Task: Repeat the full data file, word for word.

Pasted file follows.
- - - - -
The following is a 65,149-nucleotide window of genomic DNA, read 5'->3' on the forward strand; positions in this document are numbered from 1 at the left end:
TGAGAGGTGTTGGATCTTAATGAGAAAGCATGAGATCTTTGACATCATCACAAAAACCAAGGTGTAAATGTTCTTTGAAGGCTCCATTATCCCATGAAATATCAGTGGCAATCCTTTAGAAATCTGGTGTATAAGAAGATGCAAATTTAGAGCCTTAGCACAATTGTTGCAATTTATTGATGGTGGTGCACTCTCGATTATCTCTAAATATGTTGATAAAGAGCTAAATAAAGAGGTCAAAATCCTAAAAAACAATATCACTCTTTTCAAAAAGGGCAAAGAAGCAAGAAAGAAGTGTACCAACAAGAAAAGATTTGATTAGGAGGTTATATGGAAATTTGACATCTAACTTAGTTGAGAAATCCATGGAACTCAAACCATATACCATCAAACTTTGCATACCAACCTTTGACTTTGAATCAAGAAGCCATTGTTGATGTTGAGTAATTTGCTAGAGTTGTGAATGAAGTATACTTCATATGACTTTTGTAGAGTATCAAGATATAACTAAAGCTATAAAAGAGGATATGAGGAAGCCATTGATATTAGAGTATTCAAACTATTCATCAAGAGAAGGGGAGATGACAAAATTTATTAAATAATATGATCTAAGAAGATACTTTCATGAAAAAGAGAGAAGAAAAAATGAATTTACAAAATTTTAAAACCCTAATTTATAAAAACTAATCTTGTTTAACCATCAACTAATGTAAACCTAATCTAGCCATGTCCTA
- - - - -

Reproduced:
The following is a 65,149-nucleotide window of genomic DNA, read 5'->3' on the forward strand; positions in this document are numbered from 1 at the left end:
TGAGAGGTGTTGGATCTTAATGAGAAAGCATGAGATCTTTGACATCATCACAAAAACCAAGGTGTAAATGTTCTTTGAAGGCTCCATTATCCCATGAAATATCAGTGGCAATCCTTTAGAAATCTGGTGTATAAGAAGATGCAAATTTAGAGCCTTAGCACAATTGTTGCAATTTATTGATGGTGGTGCACTCTCGATTATCTCTAAATATGTTGATAAAGAGCTAAATAAAGAGGTCAAAATCCTAAAAAACAATATCACTCTTTTCAAAAAGGGCAAAGAAGCAAGAAAGAAGTGTACCAACAAGAAAAGATTTGATTAGGAGGTTATATGGAAATTTGACATCTAACTTAGTTGAGAAATCCATGGAACTCAAACCATATACCATCAAACTTTGCATACCAACCTTTGACTTTGAATCAAGAAGCCATTGTTGATGTTGAGTAATTTGCTAGAGTTGTGAATGAAGTATACTTCATATGACTTTTGTAGAGTATCAAGATATAACTAAAGCTATAAAAGAGGATATGAGGAAGCCATTGATATTAGAGTATTCAAACTATTCATCAAGAGAAGGGGAGATGACAAAATTTATTAAATAATATGATCTAAGAAGATACTTTCATGAAAAAGAGAGAAGAAAAAATGAATTTACAAAATTTTAAAACCCTAATTTATAAAAACTAATCTTGTTTAACCATCAACTAATGTAAACCTAATCTAGCCATGTCCTA